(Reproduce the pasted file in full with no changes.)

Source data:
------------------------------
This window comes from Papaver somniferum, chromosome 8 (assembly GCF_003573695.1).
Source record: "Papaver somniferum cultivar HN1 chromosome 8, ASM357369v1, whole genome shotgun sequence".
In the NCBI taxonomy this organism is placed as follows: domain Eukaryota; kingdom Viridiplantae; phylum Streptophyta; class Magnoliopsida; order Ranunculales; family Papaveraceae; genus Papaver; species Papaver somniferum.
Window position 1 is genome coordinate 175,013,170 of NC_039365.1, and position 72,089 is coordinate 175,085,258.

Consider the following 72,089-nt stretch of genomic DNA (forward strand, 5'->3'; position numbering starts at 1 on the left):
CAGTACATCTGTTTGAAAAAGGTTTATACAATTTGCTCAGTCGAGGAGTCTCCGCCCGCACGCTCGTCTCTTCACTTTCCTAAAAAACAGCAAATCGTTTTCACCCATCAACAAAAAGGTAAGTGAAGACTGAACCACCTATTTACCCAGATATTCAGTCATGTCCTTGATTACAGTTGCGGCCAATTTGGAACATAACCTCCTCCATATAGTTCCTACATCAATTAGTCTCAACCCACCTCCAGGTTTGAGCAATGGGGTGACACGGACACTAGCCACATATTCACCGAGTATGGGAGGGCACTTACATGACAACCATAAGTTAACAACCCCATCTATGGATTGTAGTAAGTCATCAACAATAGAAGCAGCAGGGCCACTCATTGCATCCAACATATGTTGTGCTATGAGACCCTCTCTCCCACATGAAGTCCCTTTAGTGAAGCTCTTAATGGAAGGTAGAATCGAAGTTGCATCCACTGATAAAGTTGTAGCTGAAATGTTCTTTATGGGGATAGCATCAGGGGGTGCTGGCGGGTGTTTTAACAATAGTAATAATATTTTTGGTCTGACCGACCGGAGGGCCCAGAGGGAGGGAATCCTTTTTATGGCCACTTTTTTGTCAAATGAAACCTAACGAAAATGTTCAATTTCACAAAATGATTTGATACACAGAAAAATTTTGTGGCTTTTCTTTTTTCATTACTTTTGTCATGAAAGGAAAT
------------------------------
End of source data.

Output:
This window comes from Papaver somniferum, chromosome 8 (assembly GCF_003573695.1).
Source record: "Papaver somniferum cultivar HN1 chromosome 8, ASM357369v1, whole genome shotgun sequence".
In the NCBI taxonomy this organism is placed as follows: domain Eukaryota; kingdom Viridiplantae; phylum Streptophyta; class Magnoliopsida; order Ranunculales; family Papaveraceae; genus Papaver; species Papaver somniferum.
Window position 1 is genome coordinate 175,013,170 of NC_039365.1, and position 72,089 is coordinate 175,085,258.

Consider the following 72,089-nt stretch of genomic DNA (forward strand, 5'->3'; position numbering starts at 1 on the left):
CAGTACATCTGTTTGAAAAAGGTTTATACAATTTGCTCAGTCGAGGAGTCTCCGCCCGCACGCTCGTCTCTTCACTTTCCTAAAAAACAGCAAATCGTTTTCACCCATCAACAAAAAGGTAAGTGAAGACTGAACCACCTATTTACCCAGATATTCAGTCATGTCCTTGATTACAGTTGCGGCCAATTTGGAACATAACCTCCTCCATATAGTTCCTACATCAATTAGTCTCAACCCACCTCCAGGTTTGAGCAATGGGGTGACACGGACACTAGCCACATATTCACCGAGTATGGGAGGGCACTTACATGACAACCATAAGTTAACAACCCCATCTATGGATTGTAGTAAGTCATCAACAATAGAAGCAGCAGGGCCACTCATTGCATCCAACATATGTTGTGCTATGAGACCCTCTCTCCCACATGAAGTCCCTTTAGTGAAGCTCTTAATGGAAGGTAGAATCGAAGTTGCATCCACTGATAAAGTTGTAGCTGAAATGTTCTTTATGGGGATAGCATCAGGGGGTGCTGGCGGGTGTTTTAACAATAGTAATAATATTTTTGGTCTGACCGACCGGAGGGCCCAGAGGGAGGGAATCCTTTTTATGGCCACTTTTTTGTCAAATGAAACCTAACGAAAATGTTCAATTTCACAAAATGATTTGATACACAGAAAAATTTTGTGGCTTTTCTTTTTTCATTACTTTTGTCATGAAAGGAAAT